The recently completed Research Field Days showed AgroLiquid fertilizers in action. Well maybe action is a little strong, but results of the use of AgroLiquid were clearly on display in many venues. Take, for instance, one of the research plot stops on Farm 7. Several different corn fertilizer applications were on display. There were full rate conventional fertilizer programs for potash/10-34-0/28% plus an all dry treatment. There was the comparable AgroLiquid treatment along with a treatment with conventional fertilizers, but at a greatly reduced rate of application to closely match that of the AgroLiquid program. And then there was a nitrogen only treatment, so that the effects of the P and K fertilizers could be measured. The same treatments were applied last year in this experiment as well, but in the adjacent test to enable a corn-soybean rotation. On the field day itself, I went into the border rows for these treatments and pulled three adjacent ears as well as some roots that were dug. They are on display in the picture, along with the yields from 2013 and then the pounds of N-P2O5-K2O for each treatment. (Note: in the conventional treatments, two years worth of potash is applied after the previous soybean crop for the next year of corn and then the following soybean crop.)
There is certainly a visual difference in the ears. The full rate conventional and AgroLiquid ears are all larger than those of the N only treatment (4). Furthermore, the ears of the AgroLiquid treatment (5) are also much larger than the low rate conventional treatment (1), even though virtually the same rates of fertility was applied. So I guess the adage: It’s nutrients, not numbers rings true here. The nutrient technology used to make AgroLiquid more efficient is clearly seen. The roots also showed the Liquid advantage for a larger root system to better explore the soil. Furthermore, the yield in 2013 with AgroLiquid was greater with AgroLiquid vs all programs, but especially vs the equal rate of conventional. So let advanced nutrient technology be your guide in 2015. Higher yields with lower rates (more acres planted between fill-ups) and planter applied P and K to save trips. Of course the plot harvest coming up later will complete the story. But indications are strong for AgroLiquid. So when making decisions for next year, don’t cut what is research-proven for higher yield.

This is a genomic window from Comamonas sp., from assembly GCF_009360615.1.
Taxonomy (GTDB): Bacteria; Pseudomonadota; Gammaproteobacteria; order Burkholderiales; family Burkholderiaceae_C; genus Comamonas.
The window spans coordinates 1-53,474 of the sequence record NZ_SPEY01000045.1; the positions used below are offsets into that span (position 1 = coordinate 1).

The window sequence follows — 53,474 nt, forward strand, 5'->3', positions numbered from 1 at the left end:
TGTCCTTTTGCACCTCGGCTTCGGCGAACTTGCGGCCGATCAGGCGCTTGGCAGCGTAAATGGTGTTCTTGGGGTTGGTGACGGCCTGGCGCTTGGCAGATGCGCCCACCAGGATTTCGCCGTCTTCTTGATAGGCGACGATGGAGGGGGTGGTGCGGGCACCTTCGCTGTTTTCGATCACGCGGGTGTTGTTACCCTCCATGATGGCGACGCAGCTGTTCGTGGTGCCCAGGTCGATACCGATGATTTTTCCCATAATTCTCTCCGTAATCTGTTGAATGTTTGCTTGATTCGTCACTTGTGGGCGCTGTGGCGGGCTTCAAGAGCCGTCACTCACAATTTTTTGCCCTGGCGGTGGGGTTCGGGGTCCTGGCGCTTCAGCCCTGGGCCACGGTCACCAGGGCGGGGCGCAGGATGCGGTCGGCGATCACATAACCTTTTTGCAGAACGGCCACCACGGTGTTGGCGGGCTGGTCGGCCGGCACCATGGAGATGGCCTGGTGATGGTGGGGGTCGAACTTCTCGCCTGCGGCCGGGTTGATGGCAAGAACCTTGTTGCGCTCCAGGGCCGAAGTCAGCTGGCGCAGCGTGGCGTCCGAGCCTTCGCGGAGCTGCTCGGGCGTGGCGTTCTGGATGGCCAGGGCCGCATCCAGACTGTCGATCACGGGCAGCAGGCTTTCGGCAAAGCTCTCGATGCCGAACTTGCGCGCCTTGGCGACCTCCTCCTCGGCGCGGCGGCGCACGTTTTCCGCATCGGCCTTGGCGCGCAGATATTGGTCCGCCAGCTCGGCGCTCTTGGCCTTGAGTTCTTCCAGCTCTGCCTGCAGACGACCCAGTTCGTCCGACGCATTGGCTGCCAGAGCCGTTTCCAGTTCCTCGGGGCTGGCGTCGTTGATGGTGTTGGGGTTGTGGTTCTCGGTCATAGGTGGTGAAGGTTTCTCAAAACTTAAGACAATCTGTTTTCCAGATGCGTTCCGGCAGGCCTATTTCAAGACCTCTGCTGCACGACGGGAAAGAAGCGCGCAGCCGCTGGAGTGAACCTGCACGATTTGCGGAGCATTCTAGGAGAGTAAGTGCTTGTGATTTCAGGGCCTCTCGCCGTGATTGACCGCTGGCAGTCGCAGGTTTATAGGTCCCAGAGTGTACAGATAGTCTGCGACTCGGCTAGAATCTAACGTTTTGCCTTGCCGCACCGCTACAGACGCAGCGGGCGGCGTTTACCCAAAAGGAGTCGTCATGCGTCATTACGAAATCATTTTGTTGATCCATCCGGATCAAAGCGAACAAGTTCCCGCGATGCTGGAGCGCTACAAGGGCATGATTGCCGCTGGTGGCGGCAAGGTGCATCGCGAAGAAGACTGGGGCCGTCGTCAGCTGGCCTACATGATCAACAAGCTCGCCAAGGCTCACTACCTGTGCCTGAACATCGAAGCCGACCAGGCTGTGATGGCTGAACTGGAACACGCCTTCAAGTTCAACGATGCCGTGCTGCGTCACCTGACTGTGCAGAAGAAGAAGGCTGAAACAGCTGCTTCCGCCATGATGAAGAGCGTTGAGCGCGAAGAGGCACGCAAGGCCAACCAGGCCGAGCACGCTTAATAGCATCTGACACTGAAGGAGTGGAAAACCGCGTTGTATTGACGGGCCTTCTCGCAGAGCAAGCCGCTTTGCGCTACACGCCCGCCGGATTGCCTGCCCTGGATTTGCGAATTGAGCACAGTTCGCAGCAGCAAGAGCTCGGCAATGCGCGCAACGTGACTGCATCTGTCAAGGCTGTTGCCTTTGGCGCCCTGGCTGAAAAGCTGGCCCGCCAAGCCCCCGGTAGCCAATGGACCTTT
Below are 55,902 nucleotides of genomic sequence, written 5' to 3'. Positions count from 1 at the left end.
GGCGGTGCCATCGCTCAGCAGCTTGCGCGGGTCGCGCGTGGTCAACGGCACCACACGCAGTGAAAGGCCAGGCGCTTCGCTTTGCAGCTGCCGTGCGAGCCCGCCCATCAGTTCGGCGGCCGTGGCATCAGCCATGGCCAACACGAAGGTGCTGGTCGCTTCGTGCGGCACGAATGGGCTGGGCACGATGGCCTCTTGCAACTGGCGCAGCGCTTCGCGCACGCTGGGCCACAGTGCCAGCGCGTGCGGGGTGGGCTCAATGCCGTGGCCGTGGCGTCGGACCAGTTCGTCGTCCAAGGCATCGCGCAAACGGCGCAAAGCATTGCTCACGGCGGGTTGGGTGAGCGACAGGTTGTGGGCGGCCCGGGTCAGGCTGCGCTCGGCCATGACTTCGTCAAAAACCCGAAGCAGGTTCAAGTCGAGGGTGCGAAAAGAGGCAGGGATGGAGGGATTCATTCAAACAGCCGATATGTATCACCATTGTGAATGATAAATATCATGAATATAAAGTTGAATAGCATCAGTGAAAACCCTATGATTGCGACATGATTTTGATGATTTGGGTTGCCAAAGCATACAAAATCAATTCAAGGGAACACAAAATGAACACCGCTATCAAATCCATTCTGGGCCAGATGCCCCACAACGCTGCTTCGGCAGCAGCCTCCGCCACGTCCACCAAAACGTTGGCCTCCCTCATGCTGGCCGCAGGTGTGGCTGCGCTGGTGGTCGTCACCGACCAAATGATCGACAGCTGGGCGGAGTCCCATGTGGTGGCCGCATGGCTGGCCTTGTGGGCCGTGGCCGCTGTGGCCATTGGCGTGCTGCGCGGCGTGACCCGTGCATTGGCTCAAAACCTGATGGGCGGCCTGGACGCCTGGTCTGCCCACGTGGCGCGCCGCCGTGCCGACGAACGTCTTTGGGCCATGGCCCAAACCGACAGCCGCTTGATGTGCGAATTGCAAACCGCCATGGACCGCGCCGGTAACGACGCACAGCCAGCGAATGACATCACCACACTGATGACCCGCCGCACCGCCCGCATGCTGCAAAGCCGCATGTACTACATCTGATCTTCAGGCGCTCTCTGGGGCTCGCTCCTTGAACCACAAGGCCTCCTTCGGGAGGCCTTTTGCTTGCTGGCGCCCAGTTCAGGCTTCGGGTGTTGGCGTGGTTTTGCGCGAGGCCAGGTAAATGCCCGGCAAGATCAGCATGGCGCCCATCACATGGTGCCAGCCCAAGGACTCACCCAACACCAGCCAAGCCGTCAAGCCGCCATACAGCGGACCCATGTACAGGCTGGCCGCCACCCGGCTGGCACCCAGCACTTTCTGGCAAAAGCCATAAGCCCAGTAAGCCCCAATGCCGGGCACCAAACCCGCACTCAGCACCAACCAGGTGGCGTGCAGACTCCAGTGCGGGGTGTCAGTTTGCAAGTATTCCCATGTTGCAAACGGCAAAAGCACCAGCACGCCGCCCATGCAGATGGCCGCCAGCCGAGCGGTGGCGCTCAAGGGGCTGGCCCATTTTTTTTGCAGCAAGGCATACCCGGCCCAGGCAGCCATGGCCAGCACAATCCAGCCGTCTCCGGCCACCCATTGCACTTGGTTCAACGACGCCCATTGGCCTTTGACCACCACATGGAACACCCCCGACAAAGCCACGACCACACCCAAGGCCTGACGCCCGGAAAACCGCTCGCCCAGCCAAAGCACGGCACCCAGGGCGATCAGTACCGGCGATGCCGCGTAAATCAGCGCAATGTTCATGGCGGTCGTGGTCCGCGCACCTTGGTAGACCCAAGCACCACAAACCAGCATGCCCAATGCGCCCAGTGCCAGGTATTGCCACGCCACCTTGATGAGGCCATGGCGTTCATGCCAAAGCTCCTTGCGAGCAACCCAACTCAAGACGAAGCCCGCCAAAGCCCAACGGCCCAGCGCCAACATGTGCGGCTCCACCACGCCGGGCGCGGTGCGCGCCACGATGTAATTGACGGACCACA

So I was back in Oklahoma last week. By chance, there was a farmer tour that I was able to attend at a place that helped to steer me down the road of crop research. It was at the Caddo Research Station near Ft. Cobb in SW OK. As an undergraduate college student at Oklahoma State University, I got a job at the OSU Agronomy Farm in the Weed Science department helping with field plots. One of the farms where we established replicated plots for herbicide evaluations in peanuts was this one right here. It’s a couple of hours drive here from OSU in Stillwater, but I was down here frequently back in the day. So it was fun to be back on the farm for the first time in….well, many years.
One memory I have of the place is the time I was driving here and turned on the radio and they were playing all of these Elvis Presley songs. I remember thinking “did Elvis die or something?” And sure enough as I drove down this lane to the station, the announcer said that Elvis had in fact, died that day. It was August 16, 1977. So I remember that moment 37 years ago, but admittedly this morning is a little fuzzy.